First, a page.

“Livid” is not the right word for how I feel about “free” public school. It’s much too tame. Maybe “Murderously enraged”? “Teeth-gnashingly furious”?

Posted in Family, For Facebook, General, Personal | Leave a comment

Product Review: Nokia Steel HR Hybrid Smartwatch

I’m addicted to my smartwatch. It wakes me on time in the morning, it keeps me on schedule, it tells me when someone wants to contact me, and it’s a tiny, informational multi-tool. Unfortunately, it’s also a five year old Pebble, the company that made it is defunct, and it’s starting to break down, so for some time I’ve been looking for a newer solution.

The one thing I’ve never been pleased with about my current smartwatch is that in the attempt to be a multi-tool, it is less than ideal as a watch! It’s big and blocky, lacks physical hands that can be seen in low light without backlighting, and it stops being a watch when the smartwatch functions have exhausted the battery.

To make a better choice this time, I decided to go with a hybrid smartwatch. I settled on the Nokia Steel HR. It’s a sleek, beautiful watch with physical analog hands and an uncomplicated face, but still provides notifications, a fitness tracker, and alarms. It even has a fancy feature called ‘smart wakeup’ that lets you pick a wakeup window, rather than time, and wakes you at your lightest sleep cycle during that window.

Having used the watch for a week, I was devastated to be forced to send it back for a refund. It is surely a beautiful watch, but fails in virtually every other way. Other than the appearance, I was looking for three features:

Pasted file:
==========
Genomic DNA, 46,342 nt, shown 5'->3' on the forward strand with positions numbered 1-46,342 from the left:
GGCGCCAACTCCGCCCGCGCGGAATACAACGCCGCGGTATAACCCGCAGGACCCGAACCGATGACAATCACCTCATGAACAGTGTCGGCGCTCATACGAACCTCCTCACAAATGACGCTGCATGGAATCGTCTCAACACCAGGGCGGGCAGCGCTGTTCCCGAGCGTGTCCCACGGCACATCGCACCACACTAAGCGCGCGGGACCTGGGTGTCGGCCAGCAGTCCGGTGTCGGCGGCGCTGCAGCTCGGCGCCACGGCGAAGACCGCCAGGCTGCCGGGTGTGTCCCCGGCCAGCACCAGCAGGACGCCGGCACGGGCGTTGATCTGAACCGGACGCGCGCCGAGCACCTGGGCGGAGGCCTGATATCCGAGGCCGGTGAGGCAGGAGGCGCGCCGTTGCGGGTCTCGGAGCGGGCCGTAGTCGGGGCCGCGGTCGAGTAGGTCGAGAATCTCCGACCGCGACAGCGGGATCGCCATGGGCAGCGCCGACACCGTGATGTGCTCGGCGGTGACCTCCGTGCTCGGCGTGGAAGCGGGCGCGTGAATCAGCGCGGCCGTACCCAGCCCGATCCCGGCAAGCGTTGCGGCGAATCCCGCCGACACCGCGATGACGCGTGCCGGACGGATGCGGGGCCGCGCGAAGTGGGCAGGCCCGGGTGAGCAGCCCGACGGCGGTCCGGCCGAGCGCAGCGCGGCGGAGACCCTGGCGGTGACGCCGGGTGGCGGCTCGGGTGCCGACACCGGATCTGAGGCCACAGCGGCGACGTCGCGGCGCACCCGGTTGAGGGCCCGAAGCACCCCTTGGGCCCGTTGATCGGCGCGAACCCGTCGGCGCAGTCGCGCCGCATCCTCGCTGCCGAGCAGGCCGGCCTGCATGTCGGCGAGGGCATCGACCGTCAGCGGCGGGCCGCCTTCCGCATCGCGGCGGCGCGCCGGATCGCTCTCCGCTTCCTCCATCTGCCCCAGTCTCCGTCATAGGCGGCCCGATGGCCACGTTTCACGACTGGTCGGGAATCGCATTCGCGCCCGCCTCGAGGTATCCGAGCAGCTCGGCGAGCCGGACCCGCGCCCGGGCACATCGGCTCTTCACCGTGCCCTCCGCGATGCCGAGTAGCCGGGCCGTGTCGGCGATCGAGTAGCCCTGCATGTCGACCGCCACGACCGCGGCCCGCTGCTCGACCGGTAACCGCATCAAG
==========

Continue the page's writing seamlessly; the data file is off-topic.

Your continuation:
• An analog watch that worked well and looked and felt like a real watch on my wrist
  • Notifications from my phone, so I would be made aware when messages or appointments came up
  • That super-cool smart wakeup feature

What I found:

  • The watchface, while delicate and beautiful in good lighting, has vanishingly thin hands that are utterly unreadable in anything less. Not only that, it has no backlight you can activate, so it’s effectively unreadable a lot of the time. Now, you might think, as I initially did, that since it has a screen that can show the time, I could use a gesture control to turn the screen on as needed, but you (and I) would be wrong. The screen can only be activated by pushing the stem/button. This means that unless you are outside in daylight or in a well lit room, if you want to know what time it is, you need two hands!
  • The notifications on the watch suffer from several defects. First of all, the power of the notification vibration is so low, you basically never feel it unless you happen to be very still in a very quiet room. Second, while the notifications *do* inform you of calls, calendar events, and messages, the only calendar it will use is the stock google calendar, ignoring all others. Third, literally the ONLY messages you get notifications for are SMS messages, and even then, only if you are using the stock text-messaging app. No WhatsApp, no Signal, no Facebook Messenger, no Google Hangouts, nothing. Effectively, this watch is utterly useless at the single most important function a smartwatch can provide!
  • The smart wakeup feature depends upon the watch’s alarm. They aren’t joking about the “Alarm” part, either. There is literally only one alarm on the watch. You can’t even set different wakeup times for weekends! Over and above this, during the course of a week, the “smart” wakeup woke me every single day at the earliest possible point in my wakeup window. Yet again, useless in every possible way…

I wanted to love the Steel. I *still* want to love it. It’s beautiful and elegant, and is billed with great features. It just doesn’t HAVE those features yet…

Posted in For Facebook, Geeky, General, Personal, Uncategorized | 1 Response
  • Archives

  • Meta

  • Blaise on Twitter